• ? Why does bandaging a wound, insted of letting it fester and rot count as fine, but heart replacement surgery is an abomination and playing God, when both are the same thing: Human intervention to prevent death?


By most standards, people think the Christian God is omnicient. And if so, then it seems we're doing a much better job; we humans know that stabbing each other in the gut in not a good thing to do. God, in all his infinite power, apparently can't figure out basic things like expecting people to understand the difference between right and wrong, by making sure the knowledge of right and wrong wasn't available to them. Kind of like shouting at a three year old for messing up a triple heart bypass.


Offline Inkidu

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Re: If we can play god? Should we?
« Reply #41 on: June 20, 2013, 12:55:03 PM »
As Sabs stated, using the term 'faith' is awkward, as it's a very loaded word. Faith implies belief in something without evidence, which is not what science is; science is belief in what has been observed through independent observation and study. I always find it rather offensive to say that a doctor, with all his years of medical training and knowledge has the same credibility in his field as a random bigot in the street picketing a pride parade. Would you allow a Westboro Baptist Church member to bless your kidney insted of a doctor? I mean, as science is just another form of religion, then prayer is just as valid as kidney surgery. Would you fly in a plane built by a priest who's never studied aeronautics? His knowledge of the Bible is just as valid, and equal to that of an engineer.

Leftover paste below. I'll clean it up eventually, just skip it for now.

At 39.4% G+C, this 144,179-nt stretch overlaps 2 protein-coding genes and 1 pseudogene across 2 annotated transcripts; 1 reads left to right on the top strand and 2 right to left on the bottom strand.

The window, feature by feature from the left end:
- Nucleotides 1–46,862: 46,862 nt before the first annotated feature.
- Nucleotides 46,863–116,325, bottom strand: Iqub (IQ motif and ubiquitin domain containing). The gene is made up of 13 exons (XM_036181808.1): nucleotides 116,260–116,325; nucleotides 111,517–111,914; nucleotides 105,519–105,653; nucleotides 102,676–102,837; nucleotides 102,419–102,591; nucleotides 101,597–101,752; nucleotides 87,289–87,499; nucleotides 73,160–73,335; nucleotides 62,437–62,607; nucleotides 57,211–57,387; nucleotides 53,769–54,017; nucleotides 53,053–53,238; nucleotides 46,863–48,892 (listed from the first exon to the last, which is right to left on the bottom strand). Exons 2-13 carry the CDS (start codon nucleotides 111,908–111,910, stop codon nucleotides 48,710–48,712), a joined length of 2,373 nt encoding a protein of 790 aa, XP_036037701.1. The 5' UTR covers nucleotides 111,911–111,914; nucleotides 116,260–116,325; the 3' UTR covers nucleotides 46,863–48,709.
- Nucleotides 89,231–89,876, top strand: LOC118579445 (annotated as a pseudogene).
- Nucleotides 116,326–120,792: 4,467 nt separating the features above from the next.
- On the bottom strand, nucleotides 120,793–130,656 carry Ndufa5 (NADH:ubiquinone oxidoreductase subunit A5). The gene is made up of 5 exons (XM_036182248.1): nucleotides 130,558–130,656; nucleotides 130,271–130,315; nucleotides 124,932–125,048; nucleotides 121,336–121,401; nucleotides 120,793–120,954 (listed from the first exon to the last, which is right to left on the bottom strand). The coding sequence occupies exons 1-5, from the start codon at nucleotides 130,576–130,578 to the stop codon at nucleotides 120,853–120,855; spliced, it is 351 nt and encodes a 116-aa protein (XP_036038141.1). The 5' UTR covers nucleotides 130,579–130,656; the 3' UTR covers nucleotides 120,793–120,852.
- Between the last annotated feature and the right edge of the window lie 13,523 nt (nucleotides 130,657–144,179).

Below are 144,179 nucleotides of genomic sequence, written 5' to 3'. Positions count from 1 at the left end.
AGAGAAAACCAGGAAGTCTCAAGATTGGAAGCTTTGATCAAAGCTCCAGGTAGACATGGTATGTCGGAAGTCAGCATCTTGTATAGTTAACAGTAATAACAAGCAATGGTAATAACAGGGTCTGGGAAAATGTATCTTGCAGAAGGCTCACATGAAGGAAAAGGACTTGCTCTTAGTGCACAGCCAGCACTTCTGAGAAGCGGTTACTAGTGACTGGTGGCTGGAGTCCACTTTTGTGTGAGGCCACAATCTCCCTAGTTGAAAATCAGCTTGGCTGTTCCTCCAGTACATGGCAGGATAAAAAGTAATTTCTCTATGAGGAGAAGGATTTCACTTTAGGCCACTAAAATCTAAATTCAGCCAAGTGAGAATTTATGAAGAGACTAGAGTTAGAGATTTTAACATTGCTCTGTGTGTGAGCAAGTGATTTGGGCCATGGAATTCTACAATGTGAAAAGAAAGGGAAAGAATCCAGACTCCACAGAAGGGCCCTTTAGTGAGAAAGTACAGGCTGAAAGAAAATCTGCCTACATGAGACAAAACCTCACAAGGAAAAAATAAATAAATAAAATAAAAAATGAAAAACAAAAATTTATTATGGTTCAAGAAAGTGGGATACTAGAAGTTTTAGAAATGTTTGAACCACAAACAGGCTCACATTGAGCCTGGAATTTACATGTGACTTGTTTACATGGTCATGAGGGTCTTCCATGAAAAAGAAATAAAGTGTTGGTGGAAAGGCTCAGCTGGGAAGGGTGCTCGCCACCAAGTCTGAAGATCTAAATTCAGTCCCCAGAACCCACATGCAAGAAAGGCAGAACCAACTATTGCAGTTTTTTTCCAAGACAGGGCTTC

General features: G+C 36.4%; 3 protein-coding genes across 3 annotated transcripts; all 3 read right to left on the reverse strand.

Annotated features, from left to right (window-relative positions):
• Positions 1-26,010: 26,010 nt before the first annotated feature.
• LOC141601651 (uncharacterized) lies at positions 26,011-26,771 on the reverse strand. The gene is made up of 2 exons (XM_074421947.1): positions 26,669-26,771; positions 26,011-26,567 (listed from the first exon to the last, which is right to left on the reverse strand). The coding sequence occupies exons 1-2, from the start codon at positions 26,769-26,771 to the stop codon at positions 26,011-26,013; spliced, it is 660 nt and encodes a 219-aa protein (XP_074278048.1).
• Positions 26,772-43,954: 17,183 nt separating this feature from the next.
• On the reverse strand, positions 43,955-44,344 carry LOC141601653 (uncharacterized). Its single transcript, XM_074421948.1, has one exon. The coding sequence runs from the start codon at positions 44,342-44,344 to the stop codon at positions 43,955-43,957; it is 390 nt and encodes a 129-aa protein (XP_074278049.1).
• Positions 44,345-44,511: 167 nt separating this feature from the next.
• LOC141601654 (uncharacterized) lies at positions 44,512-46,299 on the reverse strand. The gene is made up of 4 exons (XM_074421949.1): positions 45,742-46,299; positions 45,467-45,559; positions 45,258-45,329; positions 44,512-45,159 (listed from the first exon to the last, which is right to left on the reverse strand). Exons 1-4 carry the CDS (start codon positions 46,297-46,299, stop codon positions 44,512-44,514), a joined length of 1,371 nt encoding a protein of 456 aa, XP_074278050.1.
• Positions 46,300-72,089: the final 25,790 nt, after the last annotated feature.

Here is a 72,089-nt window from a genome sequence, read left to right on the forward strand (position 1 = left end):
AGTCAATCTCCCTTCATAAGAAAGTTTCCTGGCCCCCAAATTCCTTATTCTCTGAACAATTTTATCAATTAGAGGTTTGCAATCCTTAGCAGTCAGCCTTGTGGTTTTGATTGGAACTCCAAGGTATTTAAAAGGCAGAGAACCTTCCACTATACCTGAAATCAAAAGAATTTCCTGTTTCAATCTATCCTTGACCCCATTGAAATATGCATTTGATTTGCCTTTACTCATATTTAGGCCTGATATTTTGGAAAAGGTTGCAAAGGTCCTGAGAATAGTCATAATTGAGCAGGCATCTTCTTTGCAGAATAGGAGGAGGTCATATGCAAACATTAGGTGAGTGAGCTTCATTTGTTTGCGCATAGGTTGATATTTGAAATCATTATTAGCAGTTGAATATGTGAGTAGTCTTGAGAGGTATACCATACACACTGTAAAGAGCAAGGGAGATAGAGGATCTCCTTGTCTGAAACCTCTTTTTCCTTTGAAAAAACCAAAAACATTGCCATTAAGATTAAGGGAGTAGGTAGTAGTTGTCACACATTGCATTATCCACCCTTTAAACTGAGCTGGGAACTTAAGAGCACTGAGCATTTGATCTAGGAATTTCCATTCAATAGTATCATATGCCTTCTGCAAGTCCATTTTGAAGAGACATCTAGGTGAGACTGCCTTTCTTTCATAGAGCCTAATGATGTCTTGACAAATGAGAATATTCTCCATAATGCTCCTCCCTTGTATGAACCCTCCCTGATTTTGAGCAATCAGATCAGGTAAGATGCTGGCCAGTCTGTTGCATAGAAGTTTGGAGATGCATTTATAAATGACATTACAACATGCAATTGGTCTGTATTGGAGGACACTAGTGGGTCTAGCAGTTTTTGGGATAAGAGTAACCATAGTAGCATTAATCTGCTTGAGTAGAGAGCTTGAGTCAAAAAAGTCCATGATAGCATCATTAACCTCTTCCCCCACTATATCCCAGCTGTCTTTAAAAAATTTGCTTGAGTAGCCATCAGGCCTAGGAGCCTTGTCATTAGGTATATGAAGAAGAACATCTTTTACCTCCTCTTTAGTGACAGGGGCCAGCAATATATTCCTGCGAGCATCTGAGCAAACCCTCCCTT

I've never liked the term 'playing God', because it encapsulates a lot depending on circumstance. Some believe God has a hand in everything, so does that mean we -can- play God? How can we play God if he's already determined this would happen? Where does medicine cross over from fine to 'playing God'? Is it like the Amish, where after a certain period, all technology becomes evil... except the technology before
  • ? Why does bandaging a wound, insted of letting it fester and rot count as fine, but heart replacement surgery is an abomination and playing God, when both are the same thing: Human intervention to prevent death?


By most standards, people think the Christian God is omnicient. And if so, then it seems we're doing a much better job; we humans know that stabbing each other in the gut in not a good thing to do. God, in all his infinite power, apparently can't figure out basic things like expecting people to understand the difference between right and wrong, by making sure the knowledge of right and wrong wasn't available to them. Kind of like shouting at a three year old for messing up a triple heart bypass.
Watch the video that's all I'm going to say on that.

Offline Sabby

Re: If we can play god? Should we?
« Reply #42 on: June 20, 2013, 01:09:53 PM »
I did, and they immediately made two claims that they then didn't address.

1. We all rely on faith, even scientists.
2. Science and religion can learn from each other.

Considering they did not elaborate on these two points, I can only say they are dead wrong.

1.The 'faith' that the laymen employs in their daily tasks, and the 'faith' that a person employs while in prayer are two entirely different things. 
2. Provide one single, solitary example of a scientific venture benefitting from a religious influence. This does not include religious scholars also being astronomers, for example, I'm talking about a scientist benefitting from a process that is exclusively religious.

Really, all this confusion comes down to the word itself. As I've already laid out, Faith is used in different ways, and some uses of it are disappearing because of the confusion of other uses. There was a time when it was okay to use the word faith in a scientific context, but thanks to the efforts of apologists, the word just opens up backdoors in discussions for the religious angle to sneak in, in hopes of being a part of things it has no place in. Trust in results based on predictive models and repeatable results is NOT the same thing as blind faith. Never has been, never will be.